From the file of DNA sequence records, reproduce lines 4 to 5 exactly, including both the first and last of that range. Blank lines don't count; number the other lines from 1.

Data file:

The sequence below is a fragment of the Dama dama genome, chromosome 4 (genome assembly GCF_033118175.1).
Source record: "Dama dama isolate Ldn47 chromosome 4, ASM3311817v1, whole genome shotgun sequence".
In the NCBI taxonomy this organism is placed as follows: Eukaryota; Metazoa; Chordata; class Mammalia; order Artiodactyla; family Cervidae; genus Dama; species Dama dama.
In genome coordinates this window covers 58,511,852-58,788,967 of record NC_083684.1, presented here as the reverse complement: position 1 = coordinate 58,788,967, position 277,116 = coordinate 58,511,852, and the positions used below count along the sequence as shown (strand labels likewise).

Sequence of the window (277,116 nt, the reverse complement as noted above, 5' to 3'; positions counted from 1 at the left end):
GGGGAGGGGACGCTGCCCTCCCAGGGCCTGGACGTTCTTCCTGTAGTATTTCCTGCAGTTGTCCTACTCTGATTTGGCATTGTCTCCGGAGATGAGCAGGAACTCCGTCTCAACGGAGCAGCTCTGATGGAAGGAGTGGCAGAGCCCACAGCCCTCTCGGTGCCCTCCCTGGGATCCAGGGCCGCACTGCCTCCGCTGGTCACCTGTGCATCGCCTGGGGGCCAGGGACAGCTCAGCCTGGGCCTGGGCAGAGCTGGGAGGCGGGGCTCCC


In genome coordinates this window covers 58,511,852-58,788,967 of record NC_083684.1, presented here as the reverse complement: position 1 = coordinate 58,788,967, position 277,116 = coordinate 58,511,852, and the positions used below count along the sequence as shown (strand labels likewise).

Sequence of the window (277,116 nt, the reverse complement as noted above, 5' to 3'; positions counted from 1 at the left end):